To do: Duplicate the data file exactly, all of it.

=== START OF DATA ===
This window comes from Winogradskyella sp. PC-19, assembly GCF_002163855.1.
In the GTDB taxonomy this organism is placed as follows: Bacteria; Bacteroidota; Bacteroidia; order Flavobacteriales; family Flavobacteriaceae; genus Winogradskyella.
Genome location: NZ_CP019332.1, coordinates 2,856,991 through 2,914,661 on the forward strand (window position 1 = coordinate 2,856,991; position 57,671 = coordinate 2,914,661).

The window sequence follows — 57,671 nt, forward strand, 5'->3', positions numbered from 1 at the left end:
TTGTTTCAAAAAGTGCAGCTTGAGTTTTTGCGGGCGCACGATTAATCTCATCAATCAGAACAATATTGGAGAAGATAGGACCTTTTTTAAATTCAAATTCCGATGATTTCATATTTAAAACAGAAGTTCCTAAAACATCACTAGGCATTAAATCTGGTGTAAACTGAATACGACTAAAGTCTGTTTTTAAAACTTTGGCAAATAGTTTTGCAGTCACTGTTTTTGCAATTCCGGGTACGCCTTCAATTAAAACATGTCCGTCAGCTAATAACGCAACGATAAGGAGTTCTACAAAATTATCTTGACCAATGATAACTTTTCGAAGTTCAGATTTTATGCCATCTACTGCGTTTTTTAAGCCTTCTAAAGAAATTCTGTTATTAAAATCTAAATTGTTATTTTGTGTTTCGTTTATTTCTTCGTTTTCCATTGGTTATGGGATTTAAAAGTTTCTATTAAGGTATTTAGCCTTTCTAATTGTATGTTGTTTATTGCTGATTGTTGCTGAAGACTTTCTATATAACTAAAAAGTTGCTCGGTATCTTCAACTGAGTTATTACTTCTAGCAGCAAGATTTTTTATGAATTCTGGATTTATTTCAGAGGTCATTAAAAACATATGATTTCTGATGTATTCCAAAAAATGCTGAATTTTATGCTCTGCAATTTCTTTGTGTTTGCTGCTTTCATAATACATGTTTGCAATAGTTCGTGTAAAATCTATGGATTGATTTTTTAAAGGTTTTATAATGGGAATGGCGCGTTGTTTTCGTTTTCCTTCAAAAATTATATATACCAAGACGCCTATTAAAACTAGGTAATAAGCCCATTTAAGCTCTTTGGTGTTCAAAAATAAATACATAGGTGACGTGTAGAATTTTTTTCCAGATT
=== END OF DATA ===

This window comes from Winogradskyella sp. PC-19, assembly GCF_002163855.1.
In the GTDB taxonomy this organism is placed as follows: Bacteria; Bacteroidota; Bacteroidia; order Flavobacteriales; family Flavobacteriaceae; genus Winogradskyella.
Genome location: NZ_CP019332.1, coordinates 2,856,991 through 2,914,661 on the forward strand (window position 1 = coordinate 2,856,991; position 57,671 = coordinate 2,914,661).

The window sequence follows — 57,671 nt, forward strand, 5'->3', positions numbered from 1 at the left end:
TTGTTTCAAAAAGTGCAGCTTGAGTTTTTGCGGGCGCACGATTAATCTCATCAATCAGAACAATATTGGAGAAGATAGGACCTTTTTTAAATTCAAATTCCGATGATTTCATATTTAAAACAGAAGTTCCTAAAACATCACTAGGCATTAAATCTGGTGTAAACTGAATACGACTAAAGTCTGTTTTTAAAACTTTGGCAAATAGTTTTGCAGTCACTGTTTTTGCAATTCCGGGTACGCCTTCAATTAAAACATGTCCGTCAGCTAATAACGCAACGATAAGGAGTTCTACAAAATTATCTTGACCAATGATAACTTTTCGAAGTTCAGATTTTATGCCATCTACTGCGTTTTTTAAGCCTTCTAAAGAAATTCTGTTATTAAAATCTAAATTGTTATTTTGTGTTTCGTTTATTTCTTCGTTTTCCATTGGTTATGGGATTTAAAAGTTTCTATTAAGGTATTTAGCCTTTCTAATTGTATGTTGTTTATTGCTGATTGTTGCTGAAGACTTTCTATATAACTAAAAAGTTGCTCGGTATCTTCAACTGAGTTATTACTTCTAGCAGCAAGATTTTTTATGAATTCTGGATTTATTTCAGAGGTCATTAAAAACATATGATTTCTGATGTATTCCAAAAAATGCTGAATTTTATGCTCTGCAATTTCTTTGTGTTTGCTGCTTTCATAATACATGTTTGCAATAGTTCGTGTAAAATCTATGGATTGATTTTTTAAAGGTTTTATAATGGGAATGGCGCGTTGTTTTCGTTTTCCTTCAAAAATTATATATACCAAGACGCCTATTAAAACTAGGTAATAAGCCCATTTAAGCTCTTTGGTGTTCAAAAATAAATACATAGGTGACGTGTAGAATTTTTTTCCAGATT